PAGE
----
As a Windows user in previous life, I kind of miss moving files using just keyboard.

Is this possible with in Mac OS X?

Edit: Related problem is navigating in finder using just keyboard without that this really hard. You open two windows using mouse then use keyboard is just the same as using mouse

  • Move as in between two folders? There must be a copy+paste function right? – Ivo Flipse Sep 25 '09 at 10:45
  • After some looking I fear it won't exist (unless hacked) – Ivo Flipse Sep 25 '09 at 10:48
  • Copy+paste yes, but that's copy, not move. I'm not at all sure if can you do cut+paste... – Jonik Sep 25 '09 at 10:48
  • Looks like answer is NO :-) , With finder it is not possible! – nexneo Sep 26 '09 at 7:13

11 Answers 11


I'm answering my own question but Mac OS X Lion has it now finally. in Lion, if you hold Option when pasting a copied Finder item (Command-Option-V), it really does move it. (via http://tidbits.com/article/12320)

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    So, that's basically pressing Cmd+C for the files you want to cut and then Cmd+Opt+V in the folder you want to paste to. Sorry, it was not clear from your answer that one should use Cmd+C and not Cmd+X – Dmitry Gonchar May 13 '18 at 3:35

Cmd-X doesn't work on files by default. You can enable it by executing

defaults write com.apple.finder AllowCutForItems 1

in a terminal. But all it does it is just moving the file to trash.

As someone said before you can move files with Cmd+dragNDrop (or just drop&drag :)), but you need mouse to do that. Maybe there are some scripts that copies&paste and then deletes the original file? I dunno.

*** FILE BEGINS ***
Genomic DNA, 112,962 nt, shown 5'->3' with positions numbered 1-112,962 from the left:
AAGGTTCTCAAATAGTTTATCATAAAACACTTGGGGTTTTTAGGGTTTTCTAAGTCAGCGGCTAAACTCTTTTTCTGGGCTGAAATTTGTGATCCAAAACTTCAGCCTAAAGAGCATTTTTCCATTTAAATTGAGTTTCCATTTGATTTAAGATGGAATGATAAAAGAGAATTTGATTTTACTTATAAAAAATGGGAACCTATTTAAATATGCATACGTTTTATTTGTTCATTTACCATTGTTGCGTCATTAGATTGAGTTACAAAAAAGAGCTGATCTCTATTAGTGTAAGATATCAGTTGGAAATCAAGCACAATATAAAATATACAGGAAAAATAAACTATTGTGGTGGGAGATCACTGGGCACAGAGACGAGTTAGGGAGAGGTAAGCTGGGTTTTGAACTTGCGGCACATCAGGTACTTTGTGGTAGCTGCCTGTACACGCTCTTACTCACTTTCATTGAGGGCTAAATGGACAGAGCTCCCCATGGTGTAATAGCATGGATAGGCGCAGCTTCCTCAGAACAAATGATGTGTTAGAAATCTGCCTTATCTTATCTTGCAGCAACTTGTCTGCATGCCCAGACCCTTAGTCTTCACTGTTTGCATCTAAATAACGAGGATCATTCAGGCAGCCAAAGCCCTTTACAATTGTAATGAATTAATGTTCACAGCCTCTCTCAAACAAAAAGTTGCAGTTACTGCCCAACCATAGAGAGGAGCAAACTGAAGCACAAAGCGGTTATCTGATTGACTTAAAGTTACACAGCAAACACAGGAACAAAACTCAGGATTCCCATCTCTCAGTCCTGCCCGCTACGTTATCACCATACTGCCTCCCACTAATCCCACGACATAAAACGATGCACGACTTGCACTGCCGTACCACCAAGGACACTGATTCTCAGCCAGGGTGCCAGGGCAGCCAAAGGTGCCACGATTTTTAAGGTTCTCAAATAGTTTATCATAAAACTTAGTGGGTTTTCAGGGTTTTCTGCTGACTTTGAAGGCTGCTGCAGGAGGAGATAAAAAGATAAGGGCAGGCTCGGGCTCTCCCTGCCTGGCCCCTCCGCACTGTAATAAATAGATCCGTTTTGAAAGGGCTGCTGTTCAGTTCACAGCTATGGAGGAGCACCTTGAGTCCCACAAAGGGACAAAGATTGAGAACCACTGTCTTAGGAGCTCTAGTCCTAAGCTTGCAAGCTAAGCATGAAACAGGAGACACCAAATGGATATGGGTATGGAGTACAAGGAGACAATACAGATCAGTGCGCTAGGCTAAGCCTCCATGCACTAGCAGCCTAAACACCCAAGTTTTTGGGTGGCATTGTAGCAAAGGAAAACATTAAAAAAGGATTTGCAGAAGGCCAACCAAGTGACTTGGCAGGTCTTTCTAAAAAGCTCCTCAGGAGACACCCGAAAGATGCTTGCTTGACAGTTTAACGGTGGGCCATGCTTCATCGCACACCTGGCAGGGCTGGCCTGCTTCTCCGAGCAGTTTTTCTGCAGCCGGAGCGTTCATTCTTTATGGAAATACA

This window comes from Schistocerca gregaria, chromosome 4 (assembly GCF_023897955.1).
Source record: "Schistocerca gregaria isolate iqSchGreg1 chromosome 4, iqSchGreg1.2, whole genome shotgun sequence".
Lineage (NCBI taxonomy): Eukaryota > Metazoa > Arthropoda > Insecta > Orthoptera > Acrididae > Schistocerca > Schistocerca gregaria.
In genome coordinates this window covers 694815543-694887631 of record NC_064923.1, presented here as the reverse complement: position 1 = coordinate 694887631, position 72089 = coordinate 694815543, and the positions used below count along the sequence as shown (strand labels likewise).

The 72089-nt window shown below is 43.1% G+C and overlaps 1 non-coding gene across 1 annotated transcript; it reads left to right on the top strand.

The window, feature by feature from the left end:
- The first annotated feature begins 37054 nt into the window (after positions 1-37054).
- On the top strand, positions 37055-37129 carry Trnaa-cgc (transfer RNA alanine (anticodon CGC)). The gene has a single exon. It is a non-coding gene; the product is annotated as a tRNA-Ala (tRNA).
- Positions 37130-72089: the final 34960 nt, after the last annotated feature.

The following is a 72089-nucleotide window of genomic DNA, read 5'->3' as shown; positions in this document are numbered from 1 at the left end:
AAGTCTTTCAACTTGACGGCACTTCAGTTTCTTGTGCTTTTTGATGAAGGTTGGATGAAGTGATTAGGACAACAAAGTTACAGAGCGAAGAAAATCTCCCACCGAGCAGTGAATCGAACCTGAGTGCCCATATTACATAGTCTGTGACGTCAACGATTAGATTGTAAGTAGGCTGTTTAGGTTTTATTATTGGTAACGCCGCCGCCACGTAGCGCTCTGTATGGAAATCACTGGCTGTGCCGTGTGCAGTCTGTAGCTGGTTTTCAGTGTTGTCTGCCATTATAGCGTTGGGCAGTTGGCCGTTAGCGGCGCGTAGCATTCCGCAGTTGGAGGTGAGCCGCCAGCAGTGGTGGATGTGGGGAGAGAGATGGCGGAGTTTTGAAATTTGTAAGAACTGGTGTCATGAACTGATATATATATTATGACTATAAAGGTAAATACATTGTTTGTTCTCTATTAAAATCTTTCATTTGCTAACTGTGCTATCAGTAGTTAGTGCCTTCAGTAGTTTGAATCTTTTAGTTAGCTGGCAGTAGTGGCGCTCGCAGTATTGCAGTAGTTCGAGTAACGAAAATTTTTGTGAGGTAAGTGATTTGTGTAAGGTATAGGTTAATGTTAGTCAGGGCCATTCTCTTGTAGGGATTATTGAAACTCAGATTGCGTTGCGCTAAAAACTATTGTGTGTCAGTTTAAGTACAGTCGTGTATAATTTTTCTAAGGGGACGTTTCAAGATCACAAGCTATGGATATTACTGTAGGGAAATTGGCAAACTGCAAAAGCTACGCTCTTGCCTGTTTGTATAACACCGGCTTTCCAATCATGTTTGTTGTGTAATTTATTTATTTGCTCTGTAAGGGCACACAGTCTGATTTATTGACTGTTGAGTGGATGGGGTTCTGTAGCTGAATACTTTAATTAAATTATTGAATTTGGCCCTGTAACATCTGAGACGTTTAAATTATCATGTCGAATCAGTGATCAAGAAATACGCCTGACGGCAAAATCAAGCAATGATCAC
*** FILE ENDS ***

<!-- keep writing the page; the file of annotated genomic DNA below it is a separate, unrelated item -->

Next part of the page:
You may want to look for a 3rd party software, something that is equivalent to Total Commander or something like that...


OS X does not allow that. It's an Apple Design question. They don't believe in the metaphor of "cutting" something, no matter how much we (users) believe in it.*1
So we are left with what others can come up with. And a lot of them did.

Do it with a macro in QuickSilver (which, once you know it, you wouldn't want to live without anymore anywayz): http://www.macosxhints.com/article.php?story=20081112153330648

Do it with the Context Menu (QuickAccessCM): http://www.pure-mac.com/cmm.html#quickaccesscm

Do it with a droplet (nothing I'd suggest since it uses the mouse as well): http://www.versiontracker.com/dyn/moreinfo/macosx/27818

Do it by replacing the finder as a whole: http://www.cocoatech.com/ (Pathfinder)

I've gone the QuickSilver way, since I am a keyboard junkie and QuickSilver ... well, everything and the kitchen sink.

*1 Except that since OS 3.0 on iPhone even Apple offers a "Cut" option. I still hope - after decades of waiting - that it will finally be available in a Desktop OS as well...

  • 2
    "Cut" is always available for Text editing on most Mac apps designed by Apple. So they believe in "Cut", I guess. – nexneo Apr 19 '11 at 13:28
  • we're talking about files here. not text. – Wolf Apr 28 '11 at 12:30
  • read your answer you said They don't believe in the metaphor of "cutting" something, no matter how much we (users) believe in it." – nexneo May 1 '11 at 10:16
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    I have answered in the context of the question. It asks "Move files using just keyboard in Mac Finder ?". I wonder why it is so important for you to point that out and lecture me about something, I haven't said. I'm sorry if I haven't answered your question to your satisfaction. I was only trying to help. Now I am sorry I did. – Wolf May 4 '11 at 11:59

use CMD + C to copy use CMD + V to paste


use CMD + ALT + V to Move (equivalent of cut and paste)


I suspect that you want a Finder solution, and others have written about that, but...

You can do hand-on-the-keyboard manipulation of the filesystem at the command prompt (either using Terminal.app or an xterm). All the usual unix tools are availible, and in particular files are moved with